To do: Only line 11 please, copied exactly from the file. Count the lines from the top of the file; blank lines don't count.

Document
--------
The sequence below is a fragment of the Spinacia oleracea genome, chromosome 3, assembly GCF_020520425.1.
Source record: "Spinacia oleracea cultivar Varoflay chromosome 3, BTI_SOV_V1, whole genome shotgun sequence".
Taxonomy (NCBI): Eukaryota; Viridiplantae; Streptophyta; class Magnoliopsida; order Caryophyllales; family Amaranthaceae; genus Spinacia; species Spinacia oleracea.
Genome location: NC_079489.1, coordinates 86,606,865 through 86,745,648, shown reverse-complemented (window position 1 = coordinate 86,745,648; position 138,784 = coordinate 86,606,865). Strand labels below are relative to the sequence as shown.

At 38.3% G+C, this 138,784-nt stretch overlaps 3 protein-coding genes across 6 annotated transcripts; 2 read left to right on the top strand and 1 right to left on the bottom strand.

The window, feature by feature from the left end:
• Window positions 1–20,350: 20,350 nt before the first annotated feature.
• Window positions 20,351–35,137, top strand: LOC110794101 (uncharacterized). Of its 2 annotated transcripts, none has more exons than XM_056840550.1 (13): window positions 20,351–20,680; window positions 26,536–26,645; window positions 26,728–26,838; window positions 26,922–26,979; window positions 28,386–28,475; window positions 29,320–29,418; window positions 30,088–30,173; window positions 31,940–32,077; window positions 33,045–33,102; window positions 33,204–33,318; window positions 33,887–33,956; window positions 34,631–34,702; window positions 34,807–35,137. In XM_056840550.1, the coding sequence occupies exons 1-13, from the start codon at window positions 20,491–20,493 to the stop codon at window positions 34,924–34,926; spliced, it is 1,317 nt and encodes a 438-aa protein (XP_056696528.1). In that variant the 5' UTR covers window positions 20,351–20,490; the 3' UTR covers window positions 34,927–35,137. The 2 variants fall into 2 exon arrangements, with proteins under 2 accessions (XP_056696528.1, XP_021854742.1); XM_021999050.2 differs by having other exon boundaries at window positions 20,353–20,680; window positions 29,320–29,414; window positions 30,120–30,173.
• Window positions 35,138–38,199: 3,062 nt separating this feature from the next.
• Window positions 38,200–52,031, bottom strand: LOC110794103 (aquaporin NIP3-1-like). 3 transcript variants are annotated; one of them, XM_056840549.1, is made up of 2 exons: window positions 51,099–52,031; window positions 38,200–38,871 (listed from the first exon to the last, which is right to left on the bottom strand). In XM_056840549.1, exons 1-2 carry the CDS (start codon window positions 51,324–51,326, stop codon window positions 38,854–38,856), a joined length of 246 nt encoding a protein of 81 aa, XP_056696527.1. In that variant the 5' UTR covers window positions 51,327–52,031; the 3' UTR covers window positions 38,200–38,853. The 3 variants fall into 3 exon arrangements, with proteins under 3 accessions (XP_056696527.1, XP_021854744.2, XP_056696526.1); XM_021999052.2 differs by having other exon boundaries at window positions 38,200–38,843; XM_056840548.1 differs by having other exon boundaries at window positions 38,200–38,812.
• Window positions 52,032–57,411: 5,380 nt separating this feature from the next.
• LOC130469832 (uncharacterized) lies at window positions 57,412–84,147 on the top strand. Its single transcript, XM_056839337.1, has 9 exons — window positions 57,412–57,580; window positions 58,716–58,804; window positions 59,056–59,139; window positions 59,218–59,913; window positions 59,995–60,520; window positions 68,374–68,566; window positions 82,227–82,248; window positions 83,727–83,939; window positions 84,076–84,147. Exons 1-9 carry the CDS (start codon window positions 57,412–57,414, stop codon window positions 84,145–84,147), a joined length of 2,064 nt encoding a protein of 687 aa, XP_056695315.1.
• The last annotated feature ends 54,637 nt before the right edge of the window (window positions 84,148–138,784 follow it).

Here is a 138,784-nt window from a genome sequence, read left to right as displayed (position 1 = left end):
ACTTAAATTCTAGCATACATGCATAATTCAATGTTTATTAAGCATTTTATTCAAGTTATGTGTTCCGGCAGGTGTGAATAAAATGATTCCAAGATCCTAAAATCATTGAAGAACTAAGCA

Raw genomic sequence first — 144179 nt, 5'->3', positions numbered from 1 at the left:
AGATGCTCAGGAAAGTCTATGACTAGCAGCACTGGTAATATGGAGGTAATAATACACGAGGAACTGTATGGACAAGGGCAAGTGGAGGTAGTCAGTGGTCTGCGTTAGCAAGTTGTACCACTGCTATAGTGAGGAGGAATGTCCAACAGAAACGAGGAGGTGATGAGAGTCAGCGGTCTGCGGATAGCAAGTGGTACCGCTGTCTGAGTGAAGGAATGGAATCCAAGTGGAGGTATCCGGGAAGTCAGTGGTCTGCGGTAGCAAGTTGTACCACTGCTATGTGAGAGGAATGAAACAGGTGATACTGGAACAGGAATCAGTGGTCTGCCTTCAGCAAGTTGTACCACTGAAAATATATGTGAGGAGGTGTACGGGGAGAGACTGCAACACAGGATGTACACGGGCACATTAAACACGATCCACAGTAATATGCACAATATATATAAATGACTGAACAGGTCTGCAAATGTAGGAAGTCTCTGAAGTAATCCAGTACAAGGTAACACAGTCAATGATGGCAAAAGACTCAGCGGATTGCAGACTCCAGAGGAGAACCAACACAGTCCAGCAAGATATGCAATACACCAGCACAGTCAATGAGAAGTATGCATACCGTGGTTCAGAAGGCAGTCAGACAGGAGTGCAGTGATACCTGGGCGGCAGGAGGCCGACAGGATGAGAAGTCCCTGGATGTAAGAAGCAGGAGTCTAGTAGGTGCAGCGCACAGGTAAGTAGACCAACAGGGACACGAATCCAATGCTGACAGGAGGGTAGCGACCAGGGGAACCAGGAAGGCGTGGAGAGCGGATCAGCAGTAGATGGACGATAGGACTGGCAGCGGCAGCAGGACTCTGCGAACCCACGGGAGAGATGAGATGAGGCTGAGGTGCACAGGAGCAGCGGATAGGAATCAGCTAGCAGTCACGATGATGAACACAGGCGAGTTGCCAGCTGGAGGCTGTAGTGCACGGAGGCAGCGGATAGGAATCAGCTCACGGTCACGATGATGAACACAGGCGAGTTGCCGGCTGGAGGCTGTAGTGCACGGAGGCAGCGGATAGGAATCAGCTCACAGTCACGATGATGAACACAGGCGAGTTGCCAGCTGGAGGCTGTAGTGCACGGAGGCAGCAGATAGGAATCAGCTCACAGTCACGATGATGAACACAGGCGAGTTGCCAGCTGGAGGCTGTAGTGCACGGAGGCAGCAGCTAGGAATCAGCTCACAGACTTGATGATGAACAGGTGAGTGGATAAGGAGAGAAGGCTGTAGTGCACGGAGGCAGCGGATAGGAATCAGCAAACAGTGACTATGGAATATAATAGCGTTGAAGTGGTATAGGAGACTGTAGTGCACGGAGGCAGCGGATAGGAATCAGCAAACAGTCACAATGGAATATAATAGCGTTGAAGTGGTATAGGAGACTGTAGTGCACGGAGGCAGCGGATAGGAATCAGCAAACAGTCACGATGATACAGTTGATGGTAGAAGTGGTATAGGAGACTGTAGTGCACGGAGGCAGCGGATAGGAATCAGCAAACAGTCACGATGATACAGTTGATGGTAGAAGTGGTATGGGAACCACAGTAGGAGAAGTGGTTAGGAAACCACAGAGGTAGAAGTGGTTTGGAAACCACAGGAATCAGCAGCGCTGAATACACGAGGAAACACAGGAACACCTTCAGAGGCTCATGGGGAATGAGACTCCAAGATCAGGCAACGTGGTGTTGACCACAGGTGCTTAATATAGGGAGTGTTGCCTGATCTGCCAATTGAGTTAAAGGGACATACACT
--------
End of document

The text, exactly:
• Window positions 52,032–57,411: 5,380 nt separating this feature from the next.